AN ANCIENT pot of high archeological value found in Luzon may have traced its linguistic roots in the Visayas, and even as far south in Indonesia, a new study from the University of the Philippines suggests.
Ramon Guillermo, a professor of the Department of Filipino and Philippine Literature in UP Diliman, and Myfel Paluga, head of the Social Sciences Department in UP Mindanao, released in their 2010 study that the artifact excavated in Calatagan, Batangas could have been bearing Visayan inscriptions – not Tagalog – and a line of Indonesian.
Two years ago, Guillermo released a study on the pot’s inscriptions and on his work Paluga’s research took off. This time, however, the scholars considered the Visayan language in order to determine what could be a new translation of the writings that circle the rim of the pot.
Discovered in the late 1950s, the artifact was handed to Alfredo Evangelista, a member of the expedition team from the National Museum who dug for relics in Calatagan, by a farmer named Feliciano Bugtong. The Anthropological Foundation of the Philippines later purchased and donated it to the National Museum.
By basing the inscriptions on the Visayan language, the new study titled, Barang King Banga: Isang Eksperimental na Pagbasang Bisaya sa Inskripsyon sa Banga ng Calatagan gave a new perspective from the previous researches who also investigated the inscriptions.
Other scholars like Quentin Oropilla had studied the artifact and based the writings on Pangasinense, while Juan Francisco, used Tagalog as reference.
In his previous study, Guillermo used the Tagalog language as backbone while resorting to a permutation technique to decode the fifth line. What was revealed was a loving depiction of a mother-child endearment.
However, his previous study “turned out to be excessively skeptical about the current state of paleographic knowledge and almost exclusively focused on the possibilities offered by cryptographic methods,” Guillermo said.
“My efforts to discuss these preliminary results…thoroughly convinced me that some paleographic data could still be maximized and combined with cryptographic methods in order to arrive at a more complete and satisfactory reading,” he said.
The consideration of the Visayan language was at first just a thought for Guillermo.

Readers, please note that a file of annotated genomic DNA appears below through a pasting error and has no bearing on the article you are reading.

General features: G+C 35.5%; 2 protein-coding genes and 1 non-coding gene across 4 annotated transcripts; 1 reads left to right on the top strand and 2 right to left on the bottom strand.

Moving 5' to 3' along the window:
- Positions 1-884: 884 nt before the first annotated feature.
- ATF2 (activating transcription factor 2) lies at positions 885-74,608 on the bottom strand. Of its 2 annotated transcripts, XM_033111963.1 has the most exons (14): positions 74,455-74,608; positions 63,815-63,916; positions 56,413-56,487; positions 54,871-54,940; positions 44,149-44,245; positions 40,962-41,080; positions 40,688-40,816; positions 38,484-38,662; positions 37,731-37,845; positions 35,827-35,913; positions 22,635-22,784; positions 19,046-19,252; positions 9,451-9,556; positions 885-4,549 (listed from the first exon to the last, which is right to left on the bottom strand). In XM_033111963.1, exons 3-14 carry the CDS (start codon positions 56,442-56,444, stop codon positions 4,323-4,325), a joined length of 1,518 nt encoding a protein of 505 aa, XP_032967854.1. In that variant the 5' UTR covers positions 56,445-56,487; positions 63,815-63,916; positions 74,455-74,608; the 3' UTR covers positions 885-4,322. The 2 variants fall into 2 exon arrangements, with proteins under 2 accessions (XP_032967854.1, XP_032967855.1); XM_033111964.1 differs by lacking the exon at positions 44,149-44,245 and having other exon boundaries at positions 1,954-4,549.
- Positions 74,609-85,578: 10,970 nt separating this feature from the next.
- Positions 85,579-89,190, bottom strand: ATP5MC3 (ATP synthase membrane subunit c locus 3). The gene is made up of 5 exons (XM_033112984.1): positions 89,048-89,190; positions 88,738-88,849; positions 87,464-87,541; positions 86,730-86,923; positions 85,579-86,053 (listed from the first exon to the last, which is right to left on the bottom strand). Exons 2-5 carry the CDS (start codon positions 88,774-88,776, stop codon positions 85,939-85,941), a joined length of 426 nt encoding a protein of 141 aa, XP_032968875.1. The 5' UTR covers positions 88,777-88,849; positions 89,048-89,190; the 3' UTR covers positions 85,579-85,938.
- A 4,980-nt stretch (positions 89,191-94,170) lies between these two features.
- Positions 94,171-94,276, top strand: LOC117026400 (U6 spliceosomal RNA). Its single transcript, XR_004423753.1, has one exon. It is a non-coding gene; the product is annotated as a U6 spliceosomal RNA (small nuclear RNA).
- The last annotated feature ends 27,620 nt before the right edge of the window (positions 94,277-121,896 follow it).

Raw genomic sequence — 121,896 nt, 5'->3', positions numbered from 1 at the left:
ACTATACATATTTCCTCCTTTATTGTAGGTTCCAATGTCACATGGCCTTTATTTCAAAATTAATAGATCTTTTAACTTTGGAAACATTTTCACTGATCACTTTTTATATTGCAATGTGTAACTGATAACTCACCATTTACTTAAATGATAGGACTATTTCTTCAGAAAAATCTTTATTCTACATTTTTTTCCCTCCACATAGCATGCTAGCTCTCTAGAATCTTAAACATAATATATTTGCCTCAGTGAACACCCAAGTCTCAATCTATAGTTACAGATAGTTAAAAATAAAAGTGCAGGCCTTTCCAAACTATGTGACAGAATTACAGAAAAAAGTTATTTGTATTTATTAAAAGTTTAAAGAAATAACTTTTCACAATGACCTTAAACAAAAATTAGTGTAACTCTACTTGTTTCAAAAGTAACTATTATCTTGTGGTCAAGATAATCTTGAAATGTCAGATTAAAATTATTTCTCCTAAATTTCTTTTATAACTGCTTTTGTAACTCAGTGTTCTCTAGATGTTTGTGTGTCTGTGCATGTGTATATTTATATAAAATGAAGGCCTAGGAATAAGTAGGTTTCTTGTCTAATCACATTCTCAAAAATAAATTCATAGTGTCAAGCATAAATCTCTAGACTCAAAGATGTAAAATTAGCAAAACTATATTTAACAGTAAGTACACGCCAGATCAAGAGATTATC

“In the first study, Visayan was not necessarily ‘out of the picture’ but it was just common sense that the first thing one would look at was the language or languages presumed to be directly adjacent to the imputed original location of the artifact,” Guillermo said in an e-mail correspondence.
“After working on several dictionaries of Luzon languages and failing to find the posited syllable sequences according to the revised equivalences, the seemingly Visayan appearance of the da on the inscription (of Trinidad Pardo de Tavera’s table) inspired me to check out the possibility of Visayan,” he said.
This time, still using the permutation technique but different language basis, the writings revealed a rather peculiar, if not occult, message that highlights Filipino’s early animistic faith, as in:
Gana bisa kata
Duna kitay halabas
Yawa sala kakaga
Yamyam la ni manugait
Kita sana magbasa
Barang kining banga
In Filipino, the lines would read as:
Gana bisa kata [Makapangyarihan ang salita ni Gana]
Mayroon tayong halabas
Kasamaan, kahinaan, kasinungalingan
Bigkasin mo lamang ito (mga) babaylan
Basahin natin [itong mga senyas]
Kapangyarihan nitong banga!
Of the five lines, both Guillermo and Paluga said that the first has more explicit Javanese linguistic roots. The rest are Visayan, a language widely used in the Visayas and Mindanao. And if the word manugait or manugdait is correctly decoded, the specific Visayan language could be Hiligaynon that is now concentrated in Iloilo and Negros Occidental provinces.
A turning point in the research is the connection of the symbol da to the Visayan language. The symbol, which looks like a number “5” in pain, is unique in the Calatagan inscriptions, as it was never seen before in Tagalog, Tagbanua, and Mangyan early alphabets.
The magnified da inscription inspired Guillermo and Paluga to use the Visayan dictionary the Antiguos Alfabetos Filipinos shows that it is indeed a Visayan early letter. Photo from Guillermo and Paluga’s study.
But when the authors reviewed the Visayan table of early Filipino writings by Pardo de Tavera, Antiguos Alfabetos Filipinos, it is clear that the symbol was indeed the equivalent of Visayan’s da.